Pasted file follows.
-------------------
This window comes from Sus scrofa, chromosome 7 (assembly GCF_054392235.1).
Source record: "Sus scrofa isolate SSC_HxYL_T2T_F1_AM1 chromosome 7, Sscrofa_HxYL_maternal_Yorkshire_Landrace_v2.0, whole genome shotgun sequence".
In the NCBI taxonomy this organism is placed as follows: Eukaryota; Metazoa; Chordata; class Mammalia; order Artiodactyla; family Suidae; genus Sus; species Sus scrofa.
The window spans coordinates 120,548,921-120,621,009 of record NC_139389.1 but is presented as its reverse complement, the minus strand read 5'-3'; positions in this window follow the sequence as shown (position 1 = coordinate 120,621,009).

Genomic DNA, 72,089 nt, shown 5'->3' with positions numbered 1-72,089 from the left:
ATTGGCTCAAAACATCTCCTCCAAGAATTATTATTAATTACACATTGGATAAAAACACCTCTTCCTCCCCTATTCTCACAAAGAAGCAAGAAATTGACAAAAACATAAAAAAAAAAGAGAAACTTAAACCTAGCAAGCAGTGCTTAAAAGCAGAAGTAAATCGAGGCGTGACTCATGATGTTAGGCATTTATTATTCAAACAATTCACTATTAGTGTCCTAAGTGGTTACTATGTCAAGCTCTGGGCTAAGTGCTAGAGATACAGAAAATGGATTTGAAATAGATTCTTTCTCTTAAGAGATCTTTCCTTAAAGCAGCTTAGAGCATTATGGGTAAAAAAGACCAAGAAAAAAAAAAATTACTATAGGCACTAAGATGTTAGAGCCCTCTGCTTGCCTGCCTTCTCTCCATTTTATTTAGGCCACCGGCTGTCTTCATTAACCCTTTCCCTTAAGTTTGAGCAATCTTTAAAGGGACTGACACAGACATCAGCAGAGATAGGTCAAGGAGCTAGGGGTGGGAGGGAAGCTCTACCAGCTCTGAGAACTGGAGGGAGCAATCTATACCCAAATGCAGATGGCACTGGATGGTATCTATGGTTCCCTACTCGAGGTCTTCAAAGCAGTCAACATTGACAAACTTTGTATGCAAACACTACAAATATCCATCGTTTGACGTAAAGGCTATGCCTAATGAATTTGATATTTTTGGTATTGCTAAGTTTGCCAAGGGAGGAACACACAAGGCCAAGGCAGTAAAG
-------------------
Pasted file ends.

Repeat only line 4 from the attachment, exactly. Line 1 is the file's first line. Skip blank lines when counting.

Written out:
The window spans coordinates 120,548,921-120,621,009 of record NC_139389.1 but is presented as its reverse complement, the minus strand read 5'-3'; positions in this window follow the sequence as shown (position 1 = coordinate 120,621,009).